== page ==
Christmas conflict formed between the people of Canterbury and the Lord Mayor over new British Puritan rule.
Shopkeepers forced to keep their shops open on Christmas Day fought back against the new rule imposed by the Puritans. The enforced closure, part of the Puritan aim to cancel Christmas, was a rule that was championed by the Lord Mayor of Canterbury, William Bridge, who walked along the streets encouraging shopkeepers to stay open.
As he moved through the streets, the Lord Mayor was affronted by a gathering crowd and after ordering his pikemen to remain where they were, a mob started, with goods from shops being thrown over their heads and landing on the ground.
A shopkeeper who closed his shop was told by the Lord Mayor to stay open under the threat of the stocks. The mob retaliated by throwing the Lord Mayor to the ground, where he was covered in mud and his clothes ruined. After getting to his feet and silencing the crowd, a game of football broke out in the streets with two inflated pig bladders!
The festivities of Christmas were believed by the Puritan government under Oliver Cromwell to be a Roman Catholic celebration and to encourage unnecessary celebration and debauchery. The riots were a ‘last-straw’ reaction against all the restrictions imposed upon the citizens of Canterbury, including the removal of food thought to be for feasts by soldiers. Canterbury citizens shouted "For God, King Charles and Kent!"1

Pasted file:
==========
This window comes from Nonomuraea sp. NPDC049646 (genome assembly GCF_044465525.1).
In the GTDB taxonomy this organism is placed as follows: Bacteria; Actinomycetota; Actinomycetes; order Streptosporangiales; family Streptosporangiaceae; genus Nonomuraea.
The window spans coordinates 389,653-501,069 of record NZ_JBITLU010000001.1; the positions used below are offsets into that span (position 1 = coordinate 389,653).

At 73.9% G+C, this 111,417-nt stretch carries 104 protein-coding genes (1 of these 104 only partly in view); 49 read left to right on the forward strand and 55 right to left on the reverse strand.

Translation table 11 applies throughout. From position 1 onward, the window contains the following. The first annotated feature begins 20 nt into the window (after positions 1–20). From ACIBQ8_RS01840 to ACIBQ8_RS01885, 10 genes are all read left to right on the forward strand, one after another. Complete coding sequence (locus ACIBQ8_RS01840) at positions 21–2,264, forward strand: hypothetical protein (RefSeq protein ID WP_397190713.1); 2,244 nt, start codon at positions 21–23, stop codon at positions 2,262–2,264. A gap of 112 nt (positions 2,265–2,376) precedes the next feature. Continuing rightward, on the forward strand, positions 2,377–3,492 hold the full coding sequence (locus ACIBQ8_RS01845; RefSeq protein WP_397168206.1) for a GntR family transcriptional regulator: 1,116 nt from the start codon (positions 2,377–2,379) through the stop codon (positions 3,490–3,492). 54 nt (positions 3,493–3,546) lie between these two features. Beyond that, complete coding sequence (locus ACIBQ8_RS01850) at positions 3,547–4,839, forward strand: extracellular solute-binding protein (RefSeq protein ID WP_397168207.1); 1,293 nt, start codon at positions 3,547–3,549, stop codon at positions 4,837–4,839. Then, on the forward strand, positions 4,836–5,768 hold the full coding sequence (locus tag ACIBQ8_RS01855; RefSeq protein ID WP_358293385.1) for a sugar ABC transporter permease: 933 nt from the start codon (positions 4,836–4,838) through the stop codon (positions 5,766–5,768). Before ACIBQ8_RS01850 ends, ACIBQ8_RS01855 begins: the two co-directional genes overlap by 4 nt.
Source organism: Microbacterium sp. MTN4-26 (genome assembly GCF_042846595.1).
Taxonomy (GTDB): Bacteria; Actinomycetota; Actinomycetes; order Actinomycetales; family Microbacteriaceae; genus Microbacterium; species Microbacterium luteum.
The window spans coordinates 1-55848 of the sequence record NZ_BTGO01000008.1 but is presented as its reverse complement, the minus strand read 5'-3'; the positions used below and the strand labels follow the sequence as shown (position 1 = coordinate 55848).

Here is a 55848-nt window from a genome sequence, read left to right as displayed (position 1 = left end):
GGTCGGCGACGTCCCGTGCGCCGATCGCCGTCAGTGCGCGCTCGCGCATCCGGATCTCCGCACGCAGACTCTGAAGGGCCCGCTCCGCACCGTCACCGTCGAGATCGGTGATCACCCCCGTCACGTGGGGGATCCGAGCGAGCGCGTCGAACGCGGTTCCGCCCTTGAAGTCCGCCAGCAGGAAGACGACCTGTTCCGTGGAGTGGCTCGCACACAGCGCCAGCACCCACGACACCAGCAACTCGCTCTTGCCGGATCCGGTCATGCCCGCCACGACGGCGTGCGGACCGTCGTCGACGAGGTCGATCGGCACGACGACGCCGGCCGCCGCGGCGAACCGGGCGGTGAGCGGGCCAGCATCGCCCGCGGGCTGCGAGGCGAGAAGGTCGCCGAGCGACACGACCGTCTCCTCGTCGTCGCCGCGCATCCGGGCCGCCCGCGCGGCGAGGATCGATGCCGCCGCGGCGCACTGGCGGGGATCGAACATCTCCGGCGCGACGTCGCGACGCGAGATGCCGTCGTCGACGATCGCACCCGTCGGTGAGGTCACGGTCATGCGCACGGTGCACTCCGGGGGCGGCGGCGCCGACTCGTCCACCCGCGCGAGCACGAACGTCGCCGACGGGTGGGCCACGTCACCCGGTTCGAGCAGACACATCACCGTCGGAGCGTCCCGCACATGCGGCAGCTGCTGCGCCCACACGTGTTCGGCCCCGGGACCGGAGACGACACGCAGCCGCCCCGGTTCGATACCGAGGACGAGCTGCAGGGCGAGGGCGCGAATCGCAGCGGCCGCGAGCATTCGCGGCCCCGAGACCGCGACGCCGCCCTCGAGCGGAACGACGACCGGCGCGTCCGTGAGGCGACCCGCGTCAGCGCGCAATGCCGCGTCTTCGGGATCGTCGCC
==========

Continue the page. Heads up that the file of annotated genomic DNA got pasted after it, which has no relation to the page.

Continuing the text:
The aftermath was that the citizens were to be tried and punished – however Kent’s grand jury refused to indict them. The following celebrations and protests led to a petition hoping to reconcile the Royalists and the Parliamentarians, which did not succeed. The spirit of rebellion continued and would lead to the battle of Maidstone, which ended in a terrible defeat for the people of Kent and the Royalist cause.
Chandler, John W. (2019) 'Keeping it in the family: Interdisciplinary kinship and association studies of the Stanley family within the corporation oligarchy in seventeenth century Canterbury', The Journal of Genealogy and Family History, Vol. 3, No. 1, pp. 79-96. ↩